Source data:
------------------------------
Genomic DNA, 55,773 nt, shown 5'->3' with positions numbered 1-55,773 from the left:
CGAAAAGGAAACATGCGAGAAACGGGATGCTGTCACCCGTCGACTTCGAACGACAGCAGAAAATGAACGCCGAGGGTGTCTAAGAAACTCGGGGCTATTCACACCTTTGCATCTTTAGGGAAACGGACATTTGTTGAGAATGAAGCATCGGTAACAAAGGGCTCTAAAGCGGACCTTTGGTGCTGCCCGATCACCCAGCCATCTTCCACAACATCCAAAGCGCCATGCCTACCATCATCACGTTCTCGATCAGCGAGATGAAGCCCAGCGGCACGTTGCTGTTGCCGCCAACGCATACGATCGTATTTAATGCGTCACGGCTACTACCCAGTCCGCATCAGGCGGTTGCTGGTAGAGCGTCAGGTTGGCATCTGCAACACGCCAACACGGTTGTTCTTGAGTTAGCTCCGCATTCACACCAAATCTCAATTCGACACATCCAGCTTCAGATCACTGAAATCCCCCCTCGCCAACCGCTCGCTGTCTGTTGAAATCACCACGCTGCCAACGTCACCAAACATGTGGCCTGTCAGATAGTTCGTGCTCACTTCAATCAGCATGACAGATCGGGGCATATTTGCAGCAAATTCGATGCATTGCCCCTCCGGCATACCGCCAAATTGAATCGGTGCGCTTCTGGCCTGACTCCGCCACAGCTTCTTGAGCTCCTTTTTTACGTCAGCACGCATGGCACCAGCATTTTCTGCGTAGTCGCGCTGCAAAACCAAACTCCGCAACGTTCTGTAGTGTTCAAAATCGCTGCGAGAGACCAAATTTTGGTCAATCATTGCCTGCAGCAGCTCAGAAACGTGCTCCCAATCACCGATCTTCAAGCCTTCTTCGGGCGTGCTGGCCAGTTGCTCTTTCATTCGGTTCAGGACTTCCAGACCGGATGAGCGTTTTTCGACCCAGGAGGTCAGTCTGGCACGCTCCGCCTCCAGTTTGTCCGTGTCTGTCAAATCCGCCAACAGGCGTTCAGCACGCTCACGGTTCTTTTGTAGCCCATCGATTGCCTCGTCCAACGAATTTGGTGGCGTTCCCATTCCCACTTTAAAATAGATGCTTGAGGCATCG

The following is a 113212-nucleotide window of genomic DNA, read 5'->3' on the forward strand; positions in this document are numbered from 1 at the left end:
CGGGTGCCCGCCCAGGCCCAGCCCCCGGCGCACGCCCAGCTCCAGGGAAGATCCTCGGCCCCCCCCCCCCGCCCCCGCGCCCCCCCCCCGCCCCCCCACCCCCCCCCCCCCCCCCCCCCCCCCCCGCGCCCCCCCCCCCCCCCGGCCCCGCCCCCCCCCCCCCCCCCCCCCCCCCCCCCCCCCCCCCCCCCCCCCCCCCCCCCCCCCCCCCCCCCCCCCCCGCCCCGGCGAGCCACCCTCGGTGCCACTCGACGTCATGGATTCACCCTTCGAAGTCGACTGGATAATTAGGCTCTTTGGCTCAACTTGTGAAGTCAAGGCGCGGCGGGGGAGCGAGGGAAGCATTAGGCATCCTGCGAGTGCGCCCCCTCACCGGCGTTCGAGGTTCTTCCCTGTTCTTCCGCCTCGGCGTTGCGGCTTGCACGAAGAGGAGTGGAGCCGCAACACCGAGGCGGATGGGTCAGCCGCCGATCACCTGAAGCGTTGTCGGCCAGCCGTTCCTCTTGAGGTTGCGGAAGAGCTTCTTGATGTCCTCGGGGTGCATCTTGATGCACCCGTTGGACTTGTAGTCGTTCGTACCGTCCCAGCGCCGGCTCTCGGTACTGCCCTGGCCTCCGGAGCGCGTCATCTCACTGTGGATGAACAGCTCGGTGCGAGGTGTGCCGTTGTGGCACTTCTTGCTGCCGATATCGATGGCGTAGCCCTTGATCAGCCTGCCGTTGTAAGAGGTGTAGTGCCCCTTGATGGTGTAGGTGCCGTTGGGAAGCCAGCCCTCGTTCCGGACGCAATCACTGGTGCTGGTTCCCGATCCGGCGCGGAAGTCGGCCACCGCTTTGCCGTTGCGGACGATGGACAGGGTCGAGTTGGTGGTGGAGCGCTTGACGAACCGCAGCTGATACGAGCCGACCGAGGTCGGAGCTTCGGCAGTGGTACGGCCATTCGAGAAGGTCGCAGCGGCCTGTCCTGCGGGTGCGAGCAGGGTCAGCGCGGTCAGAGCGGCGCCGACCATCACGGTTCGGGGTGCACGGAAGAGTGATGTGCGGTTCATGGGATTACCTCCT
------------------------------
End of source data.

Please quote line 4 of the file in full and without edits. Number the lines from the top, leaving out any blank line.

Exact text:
CGGGTGCCCGCCCAGGCCCAGCCCCCGGCGCACGCCCAGCTCCAGGGAAGATCCTCGGCCCCCCCCCCCCGCCCCCGCGCCCCCCCCCCGCCCCCCCACCCCCCCCCCCCCCCCCCCCCCCCCCCGCGCCCCCCCCCCCCCCCGGCCCCGCCCCCCCCCCCCCCCCCCCCCCCCCCCCCCCCCCCCCCCCCCCCCCCCCCCCCCCCCCCCCCCCCCCCCCCGCCCCGGCGAGCCACCCTCGGTGCCACTCGACGTCATGGATTCACCCTTCGAAGTCGACTGGATAATTAGGCTCTTTGGCTCAACTTGTGAAGTCAAGGCGCGGCGGGGGAGCGAGGGAAGCATTAGGCATCCTGCGAGTGCGCCCCCTCACCGGCGTTCGAGGTTCTTCCCTGTTCTTCCGCCTCGGCGTTGCGGCTTGCACGAAGAGGAGTGGAGCCGCAACACCGAGGCGGATGGGTCAGCCGCCGATCACCTGAAGCGTTGTCGGCCAGCCGTTCCTCTTGAGGTTGCGGAAGAGCTTCTTGATGTCCTCGGGGTGCATCTTGATGCACCCGTTGGACTTGTAGTCGTTCGTACCGTCCCAGCGCCGGCTCTCGGTACTGCCCTGGCCTCCGGAGCGCGTCATCTCACTGTGGATGAACAGCTCGGTGCGAGGTGTGCCGTTGTGGCACTTCTTGCTGCCGATATCGATGGCGTAGCCCTTGATCAGCCTGCCGTTGTAAGAGGTGTAGTGCCCCTTGATGGTGTAGGTGCCGTTGGGAAGCCAGCCCTCGTTCCGGACGCAATCACTGGTGCTGGTTCCCGATCCGGCGCGGAAGTCGGCCACCGCTTTGCCGTTGCGGACGATGGACAGGGTCGAGTTGGTGGTGGAGCGCTTGACGAACCGCAGCTGATACGAGCCGACCGAGGTCGGAGCTTCGGCAGTGGTACGGCCATTCGAGAAGGTCGCAGCGGCCTGTCCTGCGGGTGCGAGCAGGGTCAGCGCGGTCAGAGCGGCGCCGACCATCACGGTTCGGGGTGCACGGAAGAGTGATGTGCGGTTCATGGGATTACCTCCT